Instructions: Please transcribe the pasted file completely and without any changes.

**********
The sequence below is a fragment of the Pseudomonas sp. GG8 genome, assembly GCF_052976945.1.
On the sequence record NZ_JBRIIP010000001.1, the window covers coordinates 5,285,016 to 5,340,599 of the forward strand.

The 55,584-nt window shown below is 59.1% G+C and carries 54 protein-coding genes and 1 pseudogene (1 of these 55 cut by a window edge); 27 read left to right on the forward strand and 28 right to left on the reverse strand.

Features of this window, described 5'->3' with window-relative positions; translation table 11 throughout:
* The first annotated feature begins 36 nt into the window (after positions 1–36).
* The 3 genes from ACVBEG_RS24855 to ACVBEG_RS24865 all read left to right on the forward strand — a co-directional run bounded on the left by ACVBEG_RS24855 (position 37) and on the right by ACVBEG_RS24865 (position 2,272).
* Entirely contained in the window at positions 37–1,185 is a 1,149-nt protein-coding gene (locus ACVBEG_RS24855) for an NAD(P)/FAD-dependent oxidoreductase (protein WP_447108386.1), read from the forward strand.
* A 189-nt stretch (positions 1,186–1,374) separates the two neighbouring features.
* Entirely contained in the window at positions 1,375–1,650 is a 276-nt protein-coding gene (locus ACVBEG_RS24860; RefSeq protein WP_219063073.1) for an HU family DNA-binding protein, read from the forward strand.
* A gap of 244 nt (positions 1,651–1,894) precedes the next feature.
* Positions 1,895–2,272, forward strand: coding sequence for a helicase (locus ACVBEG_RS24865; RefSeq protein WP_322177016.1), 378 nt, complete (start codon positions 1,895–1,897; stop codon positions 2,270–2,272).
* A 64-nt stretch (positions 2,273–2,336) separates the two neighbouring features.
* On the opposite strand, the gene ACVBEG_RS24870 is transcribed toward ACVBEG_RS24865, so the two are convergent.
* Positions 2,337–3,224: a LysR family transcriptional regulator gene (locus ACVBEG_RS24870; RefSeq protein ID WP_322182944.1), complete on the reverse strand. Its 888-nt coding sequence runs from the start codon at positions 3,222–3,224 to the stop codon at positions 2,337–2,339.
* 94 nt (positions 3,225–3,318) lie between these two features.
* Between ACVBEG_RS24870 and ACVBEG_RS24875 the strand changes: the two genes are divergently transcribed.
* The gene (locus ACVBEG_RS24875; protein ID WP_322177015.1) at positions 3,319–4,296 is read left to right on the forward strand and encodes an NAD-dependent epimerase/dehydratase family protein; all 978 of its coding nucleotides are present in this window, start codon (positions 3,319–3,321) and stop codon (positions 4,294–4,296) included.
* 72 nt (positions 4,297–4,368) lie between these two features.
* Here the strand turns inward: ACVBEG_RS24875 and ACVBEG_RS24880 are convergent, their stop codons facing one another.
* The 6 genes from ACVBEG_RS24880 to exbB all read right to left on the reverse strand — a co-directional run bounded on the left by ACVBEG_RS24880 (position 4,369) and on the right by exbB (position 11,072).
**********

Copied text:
The sequence below is a fragment of the Pseudomonas sp. GG8 genome, assembly GCF_052976945.1.
On the sequence record NZ_JBRIIP010000001.1, the window covers coordinates 5,285,016 to 5,340,599 of the forward strand.

The 55,584-nt window shown below is 59.1% G+C and carries 54 protein-coding genes and 1 pseudogene (1 of these 55 cut by a window edge); 27 read left to right on the forward strand and 28 right to left on the reverse strand.

Features of this window, described 5'->3' with window-relative positions; translation table 11 throughout:
* The first annotated feature begins 36 nt into the window (after positions 1–36).
* The 3 genes from ACVBEG_RS24855 to ACVBEG_RS24865 all read left to right on the forward strand — a co-directional run bounded on the left by ACVBEG_RS24855 (position 37) and on the right by ACVBEG_RS24865 (position 2,272).
* Entirely contained in the window at positions 37–1,185 is a 1,149-nt protein-coding gene (locus ACVBEG_RS24855) for an NAD(P)/FAD-dependent oxidoreductase (protein WP_447108386.1), read from the forward strand.
* A 189-nt stretch (positions 1,186–1,374) separates the two neighbouring features.
* Entirely contained in the window at positions 1,375–1,650 is a 276-nt protein-coding gene (locus ACVBEG_RS24860; RefSeq protein WP_219063073.1) for an HU family DNA-binding protein, read from the forward strand.
* A gap of 244 nt (positions 1,651–1,894) precedes the next feature.
* Positions 1,895–2,272, forward strand: coding sequence for a helicase (locus ACVBEG_RS24865; RefSeq protein WP_322177016.1), 378 nt, complete (start codon positions 1,895–1,897; stop codon positions 2,270–2,272).
* A 64-nt stretch (positions 2,273–2,336) separates the two neighbouring features.
* On the opposite strand, the gene ACVBEG_RS24870 is transcribed toward ACVBEG_RS24865, so the two are convergent.
* Positions 2,337–3,224: a LysR family transcriptional regulator gene (locus ACVBEG_RS24870; RefSeq protein ID WP_322182944.1), complete on the reverse strand. Its 888-nt coding sequence runs from the start codon at positions 3,222–3,224 to the stop codon at positions 2,337–2,339.
* 94 nt (positions 3,225–3,318) lie between these two features.
* Between ACVBEG_RS24870 and ACVBEG_RS24875 the strand changes: the two genes are divergently transcribed.
* The gene (locus ACVBEG_RS24875; protein ID WP_322177015.1) at positions 3,319–4,296 is read left to right on the forward strand and encodes an NAD-dependent epimerase/dehydratase family protein; all 978 of its coding nucleotides are present in this window, start codon (positions 3,319–3,321) and stop codon (positions 4,294–4,296) included.
* 72 nt (positions 4,297–4,368) lie between these two features.
* Here the strand turns inward: ACVBEG_RS24875 and ACVBEG_RS24880 are convergent, their stop codons facing one another.
* The 6 genes from ACVBEG_RS24880 to exbB all read right to left on the reverse strand — a co-directional run bounded on the left by ACVBEG_RS24880 (position 4,369) and on the right by exbB (position 11,072).